Layla layla
Numi numi kabi et haner
Layla layla itzmi et enayich
Layla layla baderech elayich
Layla layla rachvu chamushim
Numi numi shlosha parashim
Numi numi shlosha parashim
Layla layla Numi numi shlosha parashim
Layla layla echad haya teref
Layla layla sheni met bacherev
Layla layla veze shenotar
Numi numi et shmech lo zachar
Numi numi et shmech lo zachar
Layla layla Numi numi et shmech lo zachar

Laila, laila, haruach goveret
Laila, laila, homa ha tzameret
Laila, laila, rak at mechaka,
Numi, numi, haderech reika

Night, night - the wind is blowing
Night, night - the treetops are whispering
Night, night - a star is singing
Sleep sleep - blow out the candle
Sleep sleep - blow out the candle Night, night
Sleep sleep - blow out the candle
Night, night - close your eyes
Night, night - on the way to you
Sleep sleep - three armed horsemen
Sleep sleep - three armed horsemen
Night, night -
Sleep sleep - three armed horsemen
Night time one was eaten by a beast
Night time - the second died by the sword
Night time - And the one that remained
Go to sleep forgot your name
Go to sleep forgot your name
Night time - night time
Go to sleep forgot your name

Night, night - the wind is blowing
Night, night - the treetops are whispering
Night, night - only you are still waiting
Go to sleep, the road is empty

This one awakens the usual fears of kids, and then puts them to rest

There is also a Palestinian song that sounds like a lullaby, but is self-contained. Its on my entry last year:here.

October 6, 2004

It suddenly makes sense that Sharon's plan of disengagement is really a plan to stop any further movement towards peace, as dov weisglass seems to have revealed in haaretz this afternoon.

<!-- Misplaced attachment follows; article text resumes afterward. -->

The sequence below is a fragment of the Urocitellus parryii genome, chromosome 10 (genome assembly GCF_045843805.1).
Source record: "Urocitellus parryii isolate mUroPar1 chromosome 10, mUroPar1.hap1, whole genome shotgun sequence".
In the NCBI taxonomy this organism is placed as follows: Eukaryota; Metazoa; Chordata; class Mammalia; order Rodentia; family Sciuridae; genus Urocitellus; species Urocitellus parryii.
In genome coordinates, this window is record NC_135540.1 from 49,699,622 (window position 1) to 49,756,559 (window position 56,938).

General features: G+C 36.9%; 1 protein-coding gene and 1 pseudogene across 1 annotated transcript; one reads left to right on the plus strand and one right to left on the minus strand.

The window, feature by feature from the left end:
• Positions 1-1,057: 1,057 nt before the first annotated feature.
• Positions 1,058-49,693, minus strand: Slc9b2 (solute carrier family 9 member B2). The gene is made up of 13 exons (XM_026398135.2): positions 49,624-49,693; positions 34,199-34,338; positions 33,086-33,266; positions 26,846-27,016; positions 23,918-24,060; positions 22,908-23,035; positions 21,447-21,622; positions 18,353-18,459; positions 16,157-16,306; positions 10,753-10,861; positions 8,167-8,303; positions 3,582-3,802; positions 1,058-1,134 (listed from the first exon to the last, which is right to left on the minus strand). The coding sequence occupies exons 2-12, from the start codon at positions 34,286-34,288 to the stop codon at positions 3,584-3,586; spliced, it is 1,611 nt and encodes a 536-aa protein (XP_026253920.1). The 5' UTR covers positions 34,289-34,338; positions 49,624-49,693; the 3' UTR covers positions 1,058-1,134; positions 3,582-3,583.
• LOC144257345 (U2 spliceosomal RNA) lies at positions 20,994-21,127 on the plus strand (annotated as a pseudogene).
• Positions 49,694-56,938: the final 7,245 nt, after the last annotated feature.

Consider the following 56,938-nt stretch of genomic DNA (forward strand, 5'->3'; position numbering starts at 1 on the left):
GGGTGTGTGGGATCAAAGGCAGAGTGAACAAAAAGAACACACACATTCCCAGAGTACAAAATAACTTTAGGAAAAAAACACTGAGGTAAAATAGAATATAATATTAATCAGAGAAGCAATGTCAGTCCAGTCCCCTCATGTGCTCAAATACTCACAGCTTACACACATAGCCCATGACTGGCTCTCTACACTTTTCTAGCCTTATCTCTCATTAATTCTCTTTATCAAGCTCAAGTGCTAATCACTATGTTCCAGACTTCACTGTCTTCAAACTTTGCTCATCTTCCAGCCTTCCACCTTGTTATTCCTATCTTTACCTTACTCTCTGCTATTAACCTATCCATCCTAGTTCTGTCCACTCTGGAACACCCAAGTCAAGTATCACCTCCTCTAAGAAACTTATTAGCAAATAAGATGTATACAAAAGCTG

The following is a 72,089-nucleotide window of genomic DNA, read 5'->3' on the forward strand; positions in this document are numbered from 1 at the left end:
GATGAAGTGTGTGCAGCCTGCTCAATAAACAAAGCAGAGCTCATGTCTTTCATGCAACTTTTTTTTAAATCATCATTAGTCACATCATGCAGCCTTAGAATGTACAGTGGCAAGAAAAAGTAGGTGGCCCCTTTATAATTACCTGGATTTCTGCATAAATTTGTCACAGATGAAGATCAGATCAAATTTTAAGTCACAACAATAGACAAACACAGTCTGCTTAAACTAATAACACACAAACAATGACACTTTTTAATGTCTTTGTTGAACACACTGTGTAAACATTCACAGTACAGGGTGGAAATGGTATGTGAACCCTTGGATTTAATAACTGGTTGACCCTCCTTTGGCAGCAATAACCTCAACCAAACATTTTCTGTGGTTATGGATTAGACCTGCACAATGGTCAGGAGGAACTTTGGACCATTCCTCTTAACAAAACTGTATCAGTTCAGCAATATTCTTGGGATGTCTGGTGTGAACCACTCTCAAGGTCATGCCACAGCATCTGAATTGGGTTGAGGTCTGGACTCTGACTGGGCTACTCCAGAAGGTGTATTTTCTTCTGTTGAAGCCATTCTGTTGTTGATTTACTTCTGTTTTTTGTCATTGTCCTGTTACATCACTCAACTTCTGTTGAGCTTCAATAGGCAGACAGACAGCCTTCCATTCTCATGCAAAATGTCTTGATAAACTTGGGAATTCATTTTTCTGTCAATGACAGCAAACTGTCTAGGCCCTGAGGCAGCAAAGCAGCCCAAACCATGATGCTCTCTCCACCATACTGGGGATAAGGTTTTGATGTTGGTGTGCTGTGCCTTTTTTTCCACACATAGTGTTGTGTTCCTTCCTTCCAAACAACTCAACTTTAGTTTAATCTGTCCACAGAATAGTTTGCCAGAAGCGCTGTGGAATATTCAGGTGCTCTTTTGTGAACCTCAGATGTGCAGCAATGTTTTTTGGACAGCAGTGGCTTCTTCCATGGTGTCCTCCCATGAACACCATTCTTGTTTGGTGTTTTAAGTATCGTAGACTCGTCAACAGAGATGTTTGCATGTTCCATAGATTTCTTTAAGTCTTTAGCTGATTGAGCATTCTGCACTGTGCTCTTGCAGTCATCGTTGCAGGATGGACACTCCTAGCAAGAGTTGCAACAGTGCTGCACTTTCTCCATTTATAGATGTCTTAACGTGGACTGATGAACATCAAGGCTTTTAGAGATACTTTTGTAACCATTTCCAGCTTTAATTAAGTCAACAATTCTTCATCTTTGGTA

It makes sense that every time I hear that Sharon is bringing us closer to peace I shudder.

October 7, 2004

THIN LIPS - OCTOBER 12 - BARBY - 10:30 - CORNER OF KIBBUTZ GALUOT AND HERZL STREET, TEL AVIV - GUEST: RONY SOMMECK

One of the characteristics of today's israeli is an ostrich mentality - focussing on daily life and ignoring the really big picture. And I've become a today's israeli. demonstrations tomorrow, lectures, etc. and i'm goo-gooing a baby, rehearsing songs, doing everything to ignore the fact that 97 Palestinians have been killed this week and the rockets are still around and we're not doing much of anything about it.

the latest tragedy - Taba Hilton, Nueba - we're still counting noses but the immediate family is accounted for. One relative is not yet in place. But many many friends are there.

October 8, 2004

After a terrorist attack everyone acts strange around here. This time, when we still dont know how many people were killed, who they were, and whether well ever know, the strangeness is prominent. Cars were bumping into each other more regularly than ever and there was a hysterical twinge to the voices of many of my friends even when we talked about totally unrelated activities. For many of us, the whole night was terrifying, a hunt for missing relatives.

Think of the guy visiting Israel with his British cell phone, who heard the noise near ras-el-satan (which means satans head) and went looking for the source. He turned out to be the only connection to Israel, because Israeli cell phones dont work there. He was the one who reported the explosion, apparently, relayed names and conditions, coordinated Beduin attempts at rescue with Israeli ones, and so forth.`

On this side, many of the people spent the night on the phone, or traveling to Eilat to get direct information. Im pretty sure there were also many local Arabs there too, many from Jaffo, but will only find out tomorrow, or the day after, as the terrible news trickles out.

So far, only 3 names: Hafez Hafi, 39, from Lod; Roy Avisaf, 28, from Kfar Sava and Khalil Zeitouna 10 from Jaffa. Roy was apparently in one of my kids group of friends. A guy who loved life and travelling, he was blown up in Ras Al Satan - There will be more names. Each one is a tragedy unto itself, but the greatest tragedy is that terrorism will continue.